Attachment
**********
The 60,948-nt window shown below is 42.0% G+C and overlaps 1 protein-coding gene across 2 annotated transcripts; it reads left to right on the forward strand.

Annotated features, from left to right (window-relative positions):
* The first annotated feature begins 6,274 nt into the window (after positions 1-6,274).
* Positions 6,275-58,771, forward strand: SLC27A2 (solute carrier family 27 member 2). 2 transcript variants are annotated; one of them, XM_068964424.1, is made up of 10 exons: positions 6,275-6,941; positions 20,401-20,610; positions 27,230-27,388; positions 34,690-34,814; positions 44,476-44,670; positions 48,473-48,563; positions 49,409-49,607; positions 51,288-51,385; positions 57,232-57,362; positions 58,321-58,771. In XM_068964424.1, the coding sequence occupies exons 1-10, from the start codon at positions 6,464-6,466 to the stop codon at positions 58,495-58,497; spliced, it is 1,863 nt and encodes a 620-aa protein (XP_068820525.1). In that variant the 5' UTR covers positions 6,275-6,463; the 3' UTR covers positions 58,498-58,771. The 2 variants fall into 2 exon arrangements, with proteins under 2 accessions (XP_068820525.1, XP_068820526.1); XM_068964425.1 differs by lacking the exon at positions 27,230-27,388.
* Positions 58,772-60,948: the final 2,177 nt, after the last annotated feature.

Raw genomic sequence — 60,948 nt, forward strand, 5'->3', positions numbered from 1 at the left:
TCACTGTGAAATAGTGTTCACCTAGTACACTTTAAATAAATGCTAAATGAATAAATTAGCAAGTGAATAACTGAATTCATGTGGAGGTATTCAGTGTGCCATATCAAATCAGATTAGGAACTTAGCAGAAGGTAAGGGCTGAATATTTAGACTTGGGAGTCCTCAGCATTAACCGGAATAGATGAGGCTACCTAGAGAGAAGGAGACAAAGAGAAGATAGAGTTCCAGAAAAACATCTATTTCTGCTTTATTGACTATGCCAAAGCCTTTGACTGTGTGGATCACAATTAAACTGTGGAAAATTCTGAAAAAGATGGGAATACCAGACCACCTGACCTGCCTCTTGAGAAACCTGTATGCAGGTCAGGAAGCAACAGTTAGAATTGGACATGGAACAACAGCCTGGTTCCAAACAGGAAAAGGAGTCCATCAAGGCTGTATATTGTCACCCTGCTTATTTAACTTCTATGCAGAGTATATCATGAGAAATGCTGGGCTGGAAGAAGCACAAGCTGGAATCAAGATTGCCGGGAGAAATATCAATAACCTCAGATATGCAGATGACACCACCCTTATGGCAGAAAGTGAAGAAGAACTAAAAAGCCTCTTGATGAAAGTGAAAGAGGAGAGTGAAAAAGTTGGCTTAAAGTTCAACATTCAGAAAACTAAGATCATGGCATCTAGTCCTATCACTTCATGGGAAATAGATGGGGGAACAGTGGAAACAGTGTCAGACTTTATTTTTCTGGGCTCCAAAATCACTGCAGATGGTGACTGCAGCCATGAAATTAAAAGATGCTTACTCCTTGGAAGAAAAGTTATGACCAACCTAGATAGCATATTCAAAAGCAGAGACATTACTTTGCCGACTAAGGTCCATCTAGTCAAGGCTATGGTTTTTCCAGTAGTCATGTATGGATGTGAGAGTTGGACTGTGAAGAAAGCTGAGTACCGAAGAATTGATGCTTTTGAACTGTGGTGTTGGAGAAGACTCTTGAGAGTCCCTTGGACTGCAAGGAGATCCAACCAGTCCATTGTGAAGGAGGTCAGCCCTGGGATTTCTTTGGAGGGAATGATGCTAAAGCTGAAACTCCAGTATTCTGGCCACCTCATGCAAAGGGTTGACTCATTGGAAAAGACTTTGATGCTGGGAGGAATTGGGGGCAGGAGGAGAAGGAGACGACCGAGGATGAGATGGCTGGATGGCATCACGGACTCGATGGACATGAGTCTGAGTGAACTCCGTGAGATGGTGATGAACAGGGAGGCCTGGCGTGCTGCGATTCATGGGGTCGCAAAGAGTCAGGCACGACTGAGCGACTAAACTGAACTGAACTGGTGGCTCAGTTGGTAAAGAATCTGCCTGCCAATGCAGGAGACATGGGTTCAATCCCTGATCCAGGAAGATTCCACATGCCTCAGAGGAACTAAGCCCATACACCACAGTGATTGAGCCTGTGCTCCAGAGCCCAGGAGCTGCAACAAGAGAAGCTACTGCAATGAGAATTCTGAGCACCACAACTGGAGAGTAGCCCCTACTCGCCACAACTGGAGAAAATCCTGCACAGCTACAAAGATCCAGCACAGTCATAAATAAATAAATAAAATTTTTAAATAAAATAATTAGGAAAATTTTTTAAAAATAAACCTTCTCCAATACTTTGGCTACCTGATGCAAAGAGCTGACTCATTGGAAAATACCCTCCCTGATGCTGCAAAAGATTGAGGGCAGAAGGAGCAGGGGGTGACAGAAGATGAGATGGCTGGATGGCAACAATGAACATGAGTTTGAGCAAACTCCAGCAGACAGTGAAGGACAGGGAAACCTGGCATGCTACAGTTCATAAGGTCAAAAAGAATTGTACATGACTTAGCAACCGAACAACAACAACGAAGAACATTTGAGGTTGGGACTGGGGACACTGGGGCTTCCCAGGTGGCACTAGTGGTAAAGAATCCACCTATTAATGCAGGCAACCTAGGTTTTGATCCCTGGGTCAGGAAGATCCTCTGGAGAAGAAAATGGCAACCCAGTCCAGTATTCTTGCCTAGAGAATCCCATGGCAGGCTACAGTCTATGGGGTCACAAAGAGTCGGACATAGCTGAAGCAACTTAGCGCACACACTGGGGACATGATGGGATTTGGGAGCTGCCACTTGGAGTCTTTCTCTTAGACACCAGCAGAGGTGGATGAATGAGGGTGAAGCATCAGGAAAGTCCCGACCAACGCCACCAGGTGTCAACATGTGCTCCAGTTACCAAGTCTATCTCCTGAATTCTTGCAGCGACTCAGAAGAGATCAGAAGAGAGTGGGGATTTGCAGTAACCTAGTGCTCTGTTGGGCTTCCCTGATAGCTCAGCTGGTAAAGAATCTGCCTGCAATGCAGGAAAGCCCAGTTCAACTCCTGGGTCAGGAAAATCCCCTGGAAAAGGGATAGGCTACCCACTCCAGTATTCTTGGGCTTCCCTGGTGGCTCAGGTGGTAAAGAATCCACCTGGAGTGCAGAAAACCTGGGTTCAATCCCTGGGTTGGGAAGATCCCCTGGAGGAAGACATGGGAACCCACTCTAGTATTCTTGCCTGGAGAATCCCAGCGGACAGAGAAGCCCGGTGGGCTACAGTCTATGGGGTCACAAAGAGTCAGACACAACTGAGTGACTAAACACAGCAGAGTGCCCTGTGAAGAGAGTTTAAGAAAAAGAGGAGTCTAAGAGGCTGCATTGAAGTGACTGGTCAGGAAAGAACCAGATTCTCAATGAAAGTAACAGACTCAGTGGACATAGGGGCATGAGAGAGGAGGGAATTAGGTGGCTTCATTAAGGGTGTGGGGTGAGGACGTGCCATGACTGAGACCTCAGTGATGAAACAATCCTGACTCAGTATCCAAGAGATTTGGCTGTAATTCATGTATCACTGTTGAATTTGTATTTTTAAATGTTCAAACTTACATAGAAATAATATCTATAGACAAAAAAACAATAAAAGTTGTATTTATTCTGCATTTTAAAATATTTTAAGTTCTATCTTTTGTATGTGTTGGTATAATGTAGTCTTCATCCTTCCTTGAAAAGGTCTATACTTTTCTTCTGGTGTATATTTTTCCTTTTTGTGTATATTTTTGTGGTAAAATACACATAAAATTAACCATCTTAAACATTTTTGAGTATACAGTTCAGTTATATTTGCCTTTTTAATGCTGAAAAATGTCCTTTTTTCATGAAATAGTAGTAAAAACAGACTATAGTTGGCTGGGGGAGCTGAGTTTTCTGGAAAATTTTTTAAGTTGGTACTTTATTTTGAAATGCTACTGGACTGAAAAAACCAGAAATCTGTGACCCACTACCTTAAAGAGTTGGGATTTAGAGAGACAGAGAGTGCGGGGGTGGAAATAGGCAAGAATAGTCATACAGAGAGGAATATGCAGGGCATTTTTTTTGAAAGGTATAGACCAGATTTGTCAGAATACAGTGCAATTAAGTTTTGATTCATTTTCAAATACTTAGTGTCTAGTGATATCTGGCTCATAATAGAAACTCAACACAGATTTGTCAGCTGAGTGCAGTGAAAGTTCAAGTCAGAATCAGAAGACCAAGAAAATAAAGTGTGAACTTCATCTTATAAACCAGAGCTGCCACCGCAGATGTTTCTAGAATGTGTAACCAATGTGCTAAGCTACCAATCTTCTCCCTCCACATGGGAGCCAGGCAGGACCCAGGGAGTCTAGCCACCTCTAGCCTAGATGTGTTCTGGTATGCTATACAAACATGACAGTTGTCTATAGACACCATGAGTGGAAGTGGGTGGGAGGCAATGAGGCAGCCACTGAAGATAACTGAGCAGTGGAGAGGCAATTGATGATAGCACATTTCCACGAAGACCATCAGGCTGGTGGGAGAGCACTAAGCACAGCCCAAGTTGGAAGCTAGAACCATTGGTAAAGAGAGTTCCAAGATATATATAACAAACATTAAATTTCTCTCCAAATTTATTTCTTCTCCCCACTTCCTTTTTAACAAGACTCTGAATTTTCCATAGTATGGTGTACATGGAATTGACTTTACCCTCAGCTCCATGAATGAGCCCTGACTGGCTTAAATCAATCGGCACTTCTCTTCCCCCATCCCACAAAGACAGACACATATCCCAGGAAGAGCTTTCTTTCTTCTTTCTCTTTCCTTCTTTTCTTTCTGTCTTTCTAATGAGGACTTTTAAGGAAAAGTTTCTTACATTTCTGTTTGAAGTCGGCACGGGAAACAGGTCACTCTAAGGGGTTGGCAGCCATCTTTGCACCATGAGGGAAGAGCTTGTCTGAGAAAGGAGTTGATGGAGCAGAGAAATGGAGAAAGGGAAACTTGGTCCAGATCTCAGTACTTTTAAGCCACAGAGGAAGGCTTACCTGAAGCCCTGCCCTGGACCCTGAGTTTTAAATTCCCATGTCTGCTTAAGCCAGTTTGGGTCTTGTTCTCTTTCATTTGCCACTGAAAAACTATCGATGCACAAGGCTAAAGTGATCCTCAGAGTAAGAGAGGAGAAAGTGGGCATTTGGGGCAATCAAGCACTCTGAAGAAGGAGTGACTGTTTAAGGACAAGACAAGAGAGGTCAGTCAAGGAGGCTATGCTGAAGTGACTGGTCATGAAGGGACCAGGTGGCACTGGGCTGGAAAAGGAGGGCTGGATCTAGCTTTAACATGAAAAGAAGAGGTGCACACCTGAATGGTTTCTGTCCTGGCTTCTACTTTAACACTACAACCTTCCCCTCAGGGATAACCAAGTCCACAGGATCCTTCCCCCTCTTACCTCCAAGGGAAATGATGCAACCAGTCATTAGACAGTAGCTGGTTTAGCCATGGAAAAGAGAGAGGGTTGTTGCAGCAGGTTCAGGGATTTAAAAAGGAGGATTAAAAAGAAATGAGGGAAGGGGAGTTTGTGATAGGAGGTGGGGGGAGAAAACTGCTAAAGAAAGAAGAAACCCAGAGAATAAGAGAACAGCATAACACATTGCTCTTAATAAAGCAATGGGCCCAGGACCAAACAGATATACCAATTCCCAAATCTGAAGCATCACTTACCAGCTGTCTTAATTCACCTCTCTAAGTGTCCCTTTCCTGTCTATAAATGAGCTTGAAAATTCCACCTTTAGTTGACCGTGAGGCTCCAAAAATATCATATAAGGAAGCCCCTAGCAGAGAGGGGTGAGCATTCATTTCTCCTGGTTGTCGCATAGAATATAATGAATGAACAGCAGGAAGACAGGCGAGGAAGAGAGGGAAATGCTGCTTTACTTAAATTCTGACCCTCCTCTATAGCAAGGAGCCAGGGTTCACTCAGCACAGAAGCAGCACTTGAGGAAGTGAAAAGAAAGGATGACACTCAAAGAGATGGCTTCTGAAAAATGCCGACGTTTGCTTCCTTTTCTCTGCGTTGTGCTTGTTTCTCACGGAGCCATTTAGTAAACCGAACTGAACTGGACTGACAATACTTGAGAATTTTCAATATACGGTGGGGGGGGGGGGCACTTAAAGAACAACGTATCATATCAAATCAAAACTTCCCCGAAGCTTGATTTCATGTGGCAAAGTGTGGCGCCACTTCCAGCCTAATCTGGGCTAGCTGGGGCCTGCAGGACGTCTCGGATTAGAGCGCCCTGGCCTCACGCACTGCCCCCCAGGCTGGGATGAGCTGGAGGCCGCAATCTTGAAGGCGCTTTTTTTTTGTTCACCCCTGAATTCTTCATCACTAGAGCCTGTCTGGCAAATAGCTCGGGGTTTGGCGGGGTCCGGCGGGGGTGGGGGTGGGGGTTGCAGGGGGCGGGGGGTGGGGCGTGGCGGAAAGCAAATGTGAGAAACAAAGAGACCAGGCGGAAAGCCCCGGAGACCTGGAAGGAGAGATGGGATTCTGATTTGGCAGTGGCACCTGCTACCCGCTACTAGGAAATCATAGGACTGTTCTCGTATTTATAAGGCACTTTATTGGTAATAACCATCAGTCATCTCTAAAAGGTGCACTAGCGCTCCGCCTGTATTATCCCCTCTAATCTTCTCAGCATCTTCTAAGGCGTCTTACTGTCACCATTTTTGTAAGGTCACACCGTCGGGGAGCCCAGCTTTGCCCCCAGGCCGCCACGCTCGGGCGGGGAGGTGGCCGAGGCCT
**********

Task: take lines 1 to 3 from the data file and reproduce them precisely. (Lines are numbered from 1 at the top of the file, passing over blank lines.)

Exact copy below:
The 60,948-nt window shown below is 42.0% G+C and overlaps 1 protein-coding gene across 2 annotated transcripts; it reads left to right on the forward strand.

Annotated features, from left to right (window-relative positions):
* The first annotated feature begins 6,274 nt into the window (after positions 1-6,274).